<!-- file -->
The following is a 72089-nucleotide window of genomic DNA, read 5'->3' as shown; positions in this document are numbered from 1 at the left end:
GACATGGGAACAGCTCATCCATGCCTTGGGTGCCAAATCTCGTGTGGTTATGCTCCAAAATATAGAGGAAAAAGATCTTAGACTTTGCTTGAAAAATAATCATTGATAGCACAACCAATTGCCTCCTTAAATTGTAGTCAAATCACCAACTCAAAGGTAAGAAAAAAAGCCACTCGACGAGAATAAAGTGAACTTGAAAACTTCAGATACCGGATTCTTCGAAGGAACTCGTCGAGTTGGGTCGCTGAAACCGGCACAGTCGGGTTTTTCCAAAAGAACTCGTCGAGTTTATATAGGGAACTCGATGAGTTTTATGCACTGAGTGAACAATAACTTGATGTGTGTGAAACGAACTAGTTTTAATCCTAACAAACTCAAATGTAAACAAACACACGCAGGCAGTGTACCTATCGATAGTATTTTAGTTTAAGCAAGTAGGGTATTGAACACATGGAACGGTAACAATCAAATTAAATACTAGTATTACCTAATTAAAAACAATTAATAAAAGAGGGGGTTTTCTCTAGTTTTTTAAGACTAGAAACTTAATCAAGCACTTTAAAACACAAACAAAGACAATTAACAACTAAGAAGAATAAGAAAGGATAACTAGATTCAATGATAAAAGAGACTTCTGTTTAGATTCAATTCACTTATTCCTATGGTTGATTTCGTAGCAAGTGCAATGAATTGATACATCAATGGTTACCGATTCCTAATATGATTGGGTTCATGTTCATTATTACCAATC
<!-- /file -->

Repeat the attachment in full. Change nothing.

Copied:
The following is a 72089-nucleotide window of genomic DNA, read 5'->3' as shown; positions in this document are numbered from 1 at the left end:
GACATGGGAACAGCTCATCCATGCCTTGGGTGCCAAATCTCGTGTGGTTATGCTCCAAAATATAGAGGAAAAAGATCTTAGACTTTGCTTGAAAAATAATCATTGATAGCACAACCAATTGCCTCCTTAAATTGTAGTCAAATCACCAACTCAAAGGTAAGAAAAAAAGCCACTCGACGAGAATAAAGTGAACTTGAAAACTTCAGATACCGGATTCTTCGAAGGAACTCGTCGAGTTGGGTCGCTGAAACCGGCACAGTCGGGTTTTTCCAAAAGAACTCGTCGAGTTTATATAGGGAACTCGATGAGTTTTATGCACTGAGTGAACAATAACTTGATGTGTGTGAAACGAACTAGTTTTAATCCTAACAAACTCAAATGTAAACAAACACACGCAGGCAGTGTACCTATCGATAGTATTTTAGTTTAAGCAAGTAGGGTATTGAACACATGGAACGGTAACAATCAAATTAAATACTAGTATTACCTAATTAAAAACAATTAATAAAAGAGGGGGTTTTCTCTAGTTTTTTAAGACTAGAAACTTAATCAAGCACTTTAAAACACAAACAAAGACAATTAACAACTAAGAAGAATAAGAAAGGATAACTAGATTCAATGATAAAAGAGACTTCTGTTTAGATTCAATTCACTTATTCCTATGGTTGATTTCGTAGCAAGTGCAATGAATTGATACATCAATGGTTACCGATTCCTAATATGATTGGGTTCATGTTCATTATTACCAATC